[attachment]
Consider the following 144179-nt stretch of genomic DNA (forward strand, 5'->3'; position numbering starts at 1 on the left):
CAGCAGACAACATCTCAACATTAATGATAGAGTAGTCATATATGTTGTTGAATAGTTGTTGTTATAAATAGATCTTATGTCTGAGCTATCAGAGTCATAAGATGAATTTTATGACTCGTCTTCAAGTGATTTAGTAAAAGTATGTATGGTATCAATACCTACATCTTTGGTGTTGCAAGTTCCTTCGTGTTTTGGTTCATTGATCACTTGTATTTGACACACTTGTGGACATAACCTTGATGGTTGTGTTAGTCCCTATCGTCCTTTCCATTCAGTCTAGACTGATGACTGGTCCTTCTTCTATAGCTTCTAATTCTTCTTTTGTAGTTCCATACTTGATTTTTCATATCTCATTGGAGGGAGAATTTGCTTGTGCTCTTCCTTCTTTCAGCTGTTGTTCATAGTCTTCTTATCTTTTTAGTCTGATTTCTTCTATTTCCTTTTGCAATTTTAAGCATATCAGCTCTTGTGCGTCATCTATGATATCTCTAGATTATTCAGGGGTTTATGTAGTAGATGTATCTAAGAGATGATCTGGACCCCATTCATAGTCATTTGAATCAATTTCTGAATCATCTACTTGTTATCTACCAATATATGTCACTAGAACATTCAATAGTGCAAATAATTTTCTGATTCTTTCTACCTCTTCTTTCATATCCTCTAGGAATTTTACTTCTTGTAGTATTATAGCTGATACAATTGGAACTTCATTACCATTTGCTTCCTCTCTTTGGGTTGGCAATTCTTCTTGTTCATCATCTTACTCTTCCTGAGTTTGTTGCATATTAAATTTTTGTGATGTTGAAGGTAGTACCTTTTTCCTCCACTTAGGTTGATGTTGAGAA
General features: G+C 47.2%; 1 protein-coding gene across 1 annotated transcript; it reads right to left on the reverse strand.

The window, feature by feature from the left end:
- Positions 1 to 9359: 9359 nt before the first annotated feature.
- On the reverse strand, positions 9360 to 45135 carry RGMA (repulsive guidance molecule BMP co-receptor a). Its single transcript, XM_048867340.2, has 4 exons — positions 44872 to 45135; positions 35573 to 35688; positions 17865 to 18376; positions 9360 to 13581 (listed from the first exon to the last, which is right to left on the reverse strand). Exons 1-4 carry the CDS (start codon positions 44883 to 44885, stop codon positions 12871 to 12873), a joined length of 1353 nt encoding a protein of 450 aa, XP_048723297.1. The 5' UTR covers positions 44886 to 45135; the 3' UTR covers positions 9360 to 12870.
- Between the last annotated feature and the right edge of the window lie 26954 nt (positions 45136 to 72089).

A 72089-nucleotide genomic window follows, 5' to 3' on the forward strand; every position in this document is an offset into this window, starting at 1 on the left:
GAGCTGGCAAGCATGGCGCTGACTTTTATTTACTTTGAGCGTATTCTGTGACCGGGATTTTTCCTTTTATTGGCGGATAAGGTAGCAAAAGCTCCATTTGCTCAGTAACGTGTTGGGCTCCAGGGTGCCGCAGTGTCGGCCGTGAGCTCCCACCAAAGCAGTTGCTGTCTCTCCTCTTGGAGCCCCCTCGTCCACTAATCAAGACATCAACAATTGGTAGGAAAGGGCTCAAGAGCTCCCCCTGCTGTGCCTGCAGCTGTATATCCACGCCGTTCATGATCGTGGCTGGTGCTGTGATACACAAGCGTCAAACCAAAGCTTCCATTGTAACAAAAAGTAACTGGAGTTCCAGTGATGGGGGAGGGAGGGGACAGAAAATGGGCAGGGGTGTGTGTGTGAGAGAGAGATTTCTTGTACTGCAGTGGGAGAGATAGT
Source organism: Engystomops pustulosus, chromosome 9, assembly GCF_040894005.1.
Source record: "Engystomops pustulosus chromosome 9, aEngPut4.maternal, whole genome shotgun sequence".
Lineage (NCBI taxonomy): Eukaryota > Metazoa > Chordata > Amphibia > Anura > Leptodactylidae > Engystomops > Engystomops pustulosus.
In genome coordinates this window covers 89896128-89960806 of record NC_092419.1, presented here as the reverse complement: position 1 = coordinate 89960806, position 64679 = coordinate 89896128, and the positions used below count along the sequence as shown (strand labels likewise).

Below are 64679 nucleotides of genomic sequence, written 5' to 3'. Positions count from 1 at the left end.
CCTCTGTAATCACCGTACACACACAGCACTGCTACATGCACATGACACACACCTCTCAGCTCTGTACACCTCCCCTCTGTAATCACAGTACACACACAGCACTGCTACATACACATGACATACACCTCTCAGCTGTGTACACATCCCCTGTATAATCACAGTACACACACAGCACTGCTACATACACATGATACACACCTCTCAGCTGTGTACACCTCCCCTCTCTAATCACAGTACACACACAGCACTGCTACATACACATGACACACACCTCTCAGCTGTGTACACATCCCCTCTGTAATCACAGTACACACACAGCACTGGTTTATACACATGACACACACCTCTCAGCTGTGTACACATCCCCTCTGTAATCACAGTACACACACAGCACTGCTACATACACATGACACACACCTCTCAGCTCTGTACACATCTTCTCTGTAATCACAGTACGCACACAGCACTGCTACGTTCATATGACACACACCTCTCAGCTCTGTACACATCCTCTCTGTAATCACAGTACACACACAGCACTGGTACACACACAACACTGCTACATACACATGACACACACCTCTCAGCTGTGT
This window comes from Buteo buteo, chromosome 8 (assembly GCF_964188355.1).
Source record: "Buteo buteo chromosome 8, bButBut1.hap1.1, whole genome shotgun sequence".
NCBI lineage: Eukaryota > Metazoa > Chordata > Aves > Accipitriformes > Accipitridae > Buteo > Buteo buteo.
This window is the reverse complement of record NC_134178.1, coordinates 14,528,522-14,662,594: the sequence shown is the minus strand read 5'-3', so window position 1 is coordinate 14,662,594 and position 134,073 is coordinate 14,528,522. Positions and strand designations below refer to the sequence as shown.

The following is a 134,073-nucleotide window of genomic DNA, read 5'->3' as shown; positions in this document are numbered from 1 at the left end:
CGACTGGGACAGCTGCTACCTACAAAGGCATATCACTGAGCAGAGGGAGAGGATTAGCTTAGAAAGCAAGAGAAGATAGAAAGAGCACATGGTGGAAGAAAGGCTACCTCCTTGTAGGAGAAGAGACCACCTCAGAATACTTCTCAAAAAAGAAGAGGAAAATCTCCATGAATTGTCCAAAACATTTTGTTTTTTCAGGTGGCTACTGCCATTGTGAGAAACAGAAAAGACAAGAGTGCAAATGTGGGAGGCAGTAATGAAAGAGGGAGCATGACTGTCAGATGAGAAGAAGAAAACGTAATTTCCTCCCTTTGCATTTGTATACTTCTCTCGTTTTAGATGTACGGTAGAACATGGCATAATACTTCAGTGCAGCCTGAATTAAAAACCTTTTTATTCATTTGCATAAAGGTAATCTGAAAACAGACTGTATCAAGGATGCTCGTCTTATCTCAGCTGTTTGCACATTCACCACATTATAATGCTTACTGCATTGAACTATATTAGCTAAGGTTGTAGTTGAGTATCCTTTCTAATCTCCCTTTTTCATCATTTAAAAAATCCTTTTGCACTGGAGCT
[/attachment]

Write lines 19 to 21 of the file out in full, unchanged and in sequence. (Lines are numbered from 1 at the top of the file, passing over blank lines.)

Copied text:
This window is the reverse complement of record NC_134178.1, coordinates 14,528,522-14,662,594: the sequence shown is the minus strand read 5'-3', so window position 1 is coordinate 14,662,594 and position 134,073 is coordinate 14,528,522. Positions and strand designations below refer to the sequence as shown.

The following is a 134,073-nucleotide window of genomic DNA, read 5'->3' as shown; positions in this document are numbered from 1 at the left end:
CGACTGGGACAGCTGCTACCTACAAAGGCATATCACTGAGCAGAGGGAGAGGATTAGCTTAGAAAGCAAGAGAAGATAGAAAGAGCACATGGTGGAAGAAAGGCTACCTCCTTGTAGGAGAAGAGACCACCTCAGAATACTTCTCAAAAAAGAAGAGGAAAATCTCCATGAATTGTCCAAAACATTTTGTTTTTTCAGGTGGCTACTGCCATTGTGAGAAACAGAAAAGACAAGAGTGCAAATGTGGGAGGCAGTAATGAAAGAGGGAGCATGACTGTCAGATGAGAAGAAGAAAACGTAATTTCCTCCCTTTGCATTTGTATACTTCTCTCGTTTTAGATGTACGGTAGAACATGGCATAATACTTCAGTGCAGCCTGAATTAAAAACCTTTTTATTCATTTGCATAAAGGTAATCTGAAAACAGACTGTATCAAGGATGCTCGTCTTATCTCAGCTGTTTGCACATTCACCACATTATAATGCTTACTGCATTGAACTATATTAGCTAAGGTTGTAGTTGAGTATCCTTTCTAATCTCCCTTTTTCATCATTTAAAAAATCCTTTTGCACTGGAGCT